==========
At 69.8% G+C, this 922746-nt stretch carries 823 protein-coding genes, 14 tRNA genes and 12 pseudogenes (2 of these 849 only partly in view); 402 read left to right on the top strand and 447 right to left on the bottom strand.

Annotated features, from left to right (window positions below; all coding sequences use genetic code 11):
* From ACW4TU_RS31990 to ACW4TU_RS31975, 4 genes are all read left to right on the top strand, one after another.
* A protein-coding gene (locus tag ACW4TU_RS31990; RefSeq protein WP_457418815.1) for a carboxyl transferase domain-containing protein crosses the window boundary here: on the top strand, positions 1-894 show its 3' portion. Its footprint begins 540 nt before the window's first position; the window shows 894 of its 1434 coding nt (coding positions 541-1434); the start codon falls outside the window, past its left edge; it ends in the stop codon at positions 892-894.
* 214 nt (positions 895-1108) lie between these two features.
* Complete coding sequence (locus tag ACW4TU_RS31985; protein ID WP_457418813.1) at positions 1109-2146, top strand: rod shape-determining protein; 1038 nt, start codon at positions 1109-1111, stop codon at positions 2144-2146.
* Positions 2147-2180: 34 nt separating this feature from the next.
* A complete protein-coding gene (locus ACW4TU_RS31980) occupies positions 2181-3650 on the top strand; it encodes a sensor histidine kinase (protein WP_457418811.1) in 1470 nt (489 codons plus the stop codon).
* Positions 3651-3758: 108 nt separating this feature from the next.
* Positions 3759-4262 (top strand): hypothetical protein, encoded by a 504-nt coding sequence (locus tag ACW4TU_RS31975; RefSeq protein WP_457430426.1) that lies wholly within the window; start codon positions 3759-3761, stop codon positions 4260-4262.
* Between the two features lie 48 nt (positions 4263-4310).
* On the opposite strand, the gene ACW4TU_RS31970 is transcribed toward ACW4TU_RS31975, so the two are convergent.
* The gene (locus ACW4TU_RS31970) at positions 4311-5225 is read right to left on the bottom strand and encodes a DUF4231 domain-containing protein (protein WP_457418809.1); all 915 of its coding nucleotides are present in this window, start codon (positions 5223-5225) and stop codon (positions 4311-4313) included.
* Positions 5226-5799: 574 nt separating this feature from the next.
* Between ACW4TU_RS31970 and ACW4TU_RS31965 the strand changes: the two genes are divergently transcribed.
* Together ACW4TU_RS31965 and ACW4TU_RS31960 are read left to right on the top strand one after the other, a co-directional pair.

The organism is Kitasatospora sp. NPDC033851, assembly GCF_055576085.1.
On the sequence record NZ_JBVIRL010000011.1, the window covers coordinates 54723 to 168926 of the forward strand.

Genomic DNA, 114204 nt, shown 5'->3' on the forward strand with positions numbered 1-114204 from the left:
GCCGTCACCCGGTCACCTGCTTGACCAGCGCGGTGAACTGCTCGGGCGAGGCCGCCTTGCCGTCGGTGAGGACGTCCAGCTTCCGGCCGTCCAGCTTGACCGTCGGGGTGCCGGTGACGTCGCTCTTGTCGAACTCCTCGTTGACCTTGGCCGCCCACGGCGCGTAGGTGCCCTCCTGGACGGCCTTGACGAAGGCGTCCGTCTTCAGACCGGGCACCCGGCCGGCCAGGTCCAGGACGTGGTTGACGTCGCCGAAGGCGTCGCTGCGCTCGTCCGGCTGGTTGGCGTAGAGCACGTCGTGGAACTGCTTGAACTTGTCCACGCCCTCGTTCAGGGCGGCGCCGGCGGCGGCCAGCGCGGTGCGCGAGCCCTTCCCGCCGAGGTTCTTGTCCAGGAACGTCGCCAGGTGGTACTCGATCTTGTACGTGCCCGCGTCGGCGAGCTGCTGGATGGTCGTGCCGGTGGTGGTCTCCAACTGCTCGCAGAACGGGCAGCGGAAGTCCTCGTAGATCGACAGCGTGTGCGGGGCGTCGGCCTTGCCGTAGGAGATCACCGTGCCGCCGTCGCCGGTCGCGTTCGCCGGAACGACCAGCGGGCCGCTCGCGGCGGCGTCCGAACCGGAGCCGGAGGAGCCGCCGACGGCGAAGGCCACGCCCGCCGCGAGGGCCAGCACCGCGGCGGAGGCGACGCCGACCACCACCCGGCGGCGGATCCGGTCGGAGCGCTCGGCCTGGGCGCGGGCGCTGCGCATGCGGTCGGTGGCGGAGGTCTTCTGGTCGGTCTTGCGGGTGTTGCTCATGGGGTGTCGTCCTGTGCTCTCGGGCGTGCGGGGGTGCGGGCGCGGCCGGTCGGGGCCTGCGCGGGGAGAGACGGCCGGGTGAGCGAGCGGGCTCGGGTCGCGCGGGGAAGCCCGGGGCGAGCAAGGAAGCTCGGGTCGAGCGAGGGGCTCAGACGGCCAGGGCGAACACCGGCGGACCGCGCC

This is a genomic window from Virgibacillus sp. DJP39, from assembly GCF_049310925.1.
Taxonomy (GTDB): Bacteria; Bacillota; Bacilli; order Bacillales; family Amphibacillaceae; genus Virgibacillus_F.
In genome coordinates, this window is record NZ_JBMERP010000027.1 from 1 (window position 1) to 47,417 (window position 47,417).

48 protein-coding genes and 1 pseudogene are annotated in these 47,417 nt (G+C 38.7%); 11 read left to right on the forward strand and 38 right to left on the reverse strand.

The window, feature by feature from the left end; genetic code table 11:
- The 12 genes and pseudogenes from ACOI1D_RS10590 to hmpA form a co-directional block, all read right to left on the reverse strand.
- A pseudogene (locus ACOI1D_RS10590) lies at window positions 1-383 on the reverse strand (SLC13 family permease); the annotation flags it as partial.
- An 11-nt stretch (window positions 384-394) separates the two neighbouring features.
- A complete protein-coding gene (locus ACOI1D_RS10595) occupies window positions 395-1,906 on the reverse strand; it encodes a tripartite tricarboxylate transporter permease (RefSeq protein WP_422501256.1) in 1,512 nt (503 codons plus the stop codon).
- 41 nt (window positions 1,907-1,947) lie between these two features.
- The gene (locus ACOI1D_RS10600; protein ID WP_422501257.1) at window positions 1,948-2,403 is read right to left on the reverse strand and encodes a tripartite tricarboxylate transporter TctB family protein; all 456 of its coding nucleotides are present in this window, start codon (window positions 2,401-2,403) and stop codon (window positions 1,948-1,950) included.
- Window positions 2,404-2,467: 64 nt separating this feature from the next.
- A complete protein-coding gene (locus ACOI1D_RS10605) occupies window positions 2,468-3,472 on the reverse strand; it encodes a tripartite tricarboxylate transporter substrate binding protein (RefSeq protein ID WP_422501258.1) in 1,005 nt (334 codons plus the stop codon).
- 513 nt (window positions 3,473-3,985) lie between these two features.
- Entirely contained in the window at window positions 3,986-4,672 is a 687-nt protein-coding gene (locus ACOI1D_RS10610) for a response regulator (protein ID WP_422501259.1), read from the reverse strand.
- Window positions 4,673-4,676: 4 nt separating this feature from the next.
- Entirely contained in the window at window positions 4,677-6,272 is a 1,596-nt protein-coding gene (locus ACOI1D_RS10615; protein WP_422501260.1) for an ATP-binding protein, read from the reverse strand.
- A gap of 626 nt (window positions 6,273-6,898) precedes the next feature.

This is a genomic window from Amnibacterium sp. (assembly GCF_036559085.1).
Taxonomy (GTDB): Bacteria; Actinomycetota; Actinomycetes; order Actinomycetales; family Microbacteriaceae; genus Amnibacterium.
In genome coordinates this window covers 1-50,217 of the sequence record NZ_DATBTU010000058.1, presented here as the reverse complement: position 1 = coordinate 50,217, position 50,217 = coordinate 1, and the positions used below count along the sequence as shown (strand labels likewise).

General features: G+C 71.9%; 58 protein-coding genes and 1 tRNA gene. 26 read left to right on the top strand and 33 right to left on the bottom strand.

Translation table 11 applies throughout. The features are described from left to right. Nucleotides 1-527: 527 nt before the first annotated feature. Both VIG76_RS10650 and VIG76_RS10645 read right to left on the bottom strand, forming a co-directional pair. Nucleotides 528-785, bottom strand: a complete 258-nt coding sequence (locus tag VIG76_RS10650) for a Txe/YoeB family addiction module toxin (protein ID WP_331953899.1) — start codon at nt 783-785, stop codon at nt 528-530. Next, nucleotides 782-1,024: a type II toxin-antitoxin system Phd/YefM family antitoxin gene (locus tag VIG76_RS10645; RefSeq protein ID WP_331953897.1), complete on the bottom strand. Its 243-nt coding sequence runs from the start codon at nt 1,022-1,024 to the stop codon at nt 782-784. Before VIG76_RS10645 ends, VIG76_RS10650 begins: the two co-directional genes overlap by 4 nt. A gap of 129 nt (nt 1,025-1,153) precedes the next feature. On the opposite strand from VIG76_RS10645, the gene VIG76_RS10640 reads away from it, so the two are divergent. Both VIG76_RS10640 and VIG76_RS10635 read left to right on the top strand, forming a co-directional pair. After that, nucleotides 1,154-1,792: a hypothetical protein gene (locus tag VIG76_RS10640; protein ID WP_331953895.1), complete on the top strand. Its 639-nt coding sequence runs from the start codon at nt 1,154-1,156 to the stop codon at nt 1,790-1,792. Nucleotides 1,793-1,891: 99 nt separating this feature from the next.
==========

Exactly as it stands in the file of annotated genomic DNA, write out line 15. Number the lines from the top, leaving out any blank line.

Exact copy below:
* Between ACW4TU_RS31970 and ACW4TU_RS31965 the strand changes: the two genes are divergently transcribed.